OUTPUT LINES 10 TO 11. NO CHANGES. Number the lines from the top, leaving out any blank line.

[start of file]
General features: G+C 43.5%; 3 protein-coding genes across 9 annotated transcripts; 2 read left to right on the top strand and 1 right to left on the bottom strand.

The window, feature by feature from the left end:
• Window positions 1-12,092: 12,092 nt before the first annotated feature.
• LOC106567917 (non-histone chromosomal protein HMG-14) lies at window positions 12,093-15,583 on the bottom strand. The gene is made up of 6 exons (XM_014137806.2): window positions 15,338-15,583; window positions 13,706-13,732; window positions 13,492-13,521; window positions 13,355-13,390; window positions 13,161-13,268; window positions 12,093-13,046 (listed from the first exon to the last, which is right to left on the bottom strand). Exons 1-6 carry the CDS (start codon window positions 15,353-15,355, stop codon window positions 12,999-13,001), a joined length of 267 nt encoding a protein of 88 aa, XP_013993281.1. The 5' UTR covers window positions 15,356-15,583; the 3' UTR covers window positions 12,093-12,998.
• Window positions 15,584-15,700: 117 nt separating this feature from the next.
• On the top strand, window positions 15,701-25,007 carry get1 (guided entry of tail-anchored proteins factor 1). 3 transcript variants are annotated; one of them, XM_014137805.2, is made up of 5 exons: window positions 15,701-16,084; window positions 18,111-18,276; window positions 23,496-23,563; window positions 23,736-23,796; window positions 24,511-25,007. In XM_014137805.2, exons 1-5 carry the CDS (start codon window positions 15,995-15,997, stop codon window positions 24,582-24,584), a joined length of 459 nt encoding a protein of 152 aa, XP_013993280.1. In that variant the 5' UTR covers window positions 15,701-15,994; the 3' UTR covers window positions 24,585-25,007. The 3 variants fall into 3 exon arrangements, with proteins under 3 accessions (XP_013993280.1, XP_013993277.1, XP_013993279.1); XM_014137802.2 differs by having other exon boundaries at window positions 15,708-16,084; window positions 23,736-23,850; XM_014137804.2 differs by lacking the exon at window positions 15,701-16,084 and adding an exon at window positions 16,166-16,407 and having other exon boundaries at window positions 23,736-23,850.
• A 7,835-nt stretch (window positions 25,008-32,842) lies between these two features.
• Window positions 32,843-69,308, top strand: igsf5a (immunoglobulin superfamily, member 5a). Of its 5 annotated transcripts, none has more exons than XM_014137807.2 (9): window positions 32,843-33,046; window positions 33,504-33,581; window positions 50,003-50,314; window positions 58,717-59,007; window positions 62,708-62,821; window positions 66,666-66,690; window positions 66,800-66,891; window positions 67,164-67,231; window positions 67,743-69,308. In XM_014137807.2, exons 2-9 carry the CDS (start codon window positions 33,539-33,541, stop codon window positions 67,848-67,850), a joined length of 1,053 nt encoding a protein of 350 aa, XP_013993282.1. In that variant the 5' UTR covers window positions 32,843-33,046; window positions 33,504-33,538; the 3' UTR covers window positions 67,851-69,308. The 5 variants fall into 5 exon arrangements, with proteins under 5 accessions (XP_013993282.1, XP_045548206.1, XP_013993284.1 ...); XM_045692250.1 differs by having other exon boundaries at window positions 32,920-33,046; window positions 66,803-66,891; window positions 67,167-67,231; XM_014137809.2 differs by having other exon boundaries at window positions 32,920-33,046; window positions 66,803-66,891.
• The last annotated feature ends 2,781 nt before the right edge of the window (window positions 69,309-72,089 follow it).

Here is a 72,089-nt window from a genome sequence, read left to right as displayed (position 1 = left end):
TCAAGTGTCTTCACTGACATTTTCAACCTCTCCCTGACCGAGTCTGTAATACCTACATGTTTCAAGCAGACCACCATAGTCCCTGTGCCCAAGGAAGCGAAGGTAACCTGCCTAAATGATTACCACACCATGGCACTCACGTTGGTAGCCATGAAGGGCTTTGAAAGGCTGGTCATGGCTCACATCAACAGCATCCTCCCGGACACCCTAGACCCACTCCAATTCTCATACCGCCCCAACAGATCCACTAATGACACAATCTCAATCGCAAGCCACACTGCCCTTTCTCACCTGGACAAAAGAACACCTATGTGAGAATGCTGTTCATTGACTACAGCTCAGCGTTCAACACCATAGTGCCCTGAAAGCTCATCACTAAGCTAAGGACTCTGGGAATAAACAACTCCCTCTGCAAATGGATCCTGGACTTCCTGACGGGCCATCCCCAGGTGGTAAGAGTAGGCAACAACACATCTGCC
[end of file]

Here is a 72,089-nt window from a genome sequence, read left to right as displayed (position 1 = left end):
TCAAGTGTCTTCACTGACATTTTCAACCTCTCCCTGACCGAGTCTGTAATACCTACATGTTTCAAGCAGACCACCATAGTCCCTGTGCCCAAGGAAGCGAAGGTAACCTGCCTAAATGATTACCACACCATGGCACTCACGTTGGTAGCCATGAAGGGCTTTGAAAGGCTGGTCATGGCTCACATCAACAGCATCCTCCCGGACACCCTAGACCCACTCCAATTCTCATACCGCCCCAACAGATCCACTAATGACACAATCTCAATCGCAAGCCACACTGCCCTTTCTCACCTGGACAAAAGAACACCTATGTGAGAATGCTGTTCATTGACTACAGCTCAGCGTTCAACACCATAGTGCCCTGAAAGCTCATCACTAAGCTAAGGACTCTGGGAATAAACAACTCCCTCTGCAAATGGATCCTGGACTTCCTGACGGGCCATCCCCAGGTGGTAAGAGTAGGCAACAACACATCTGCC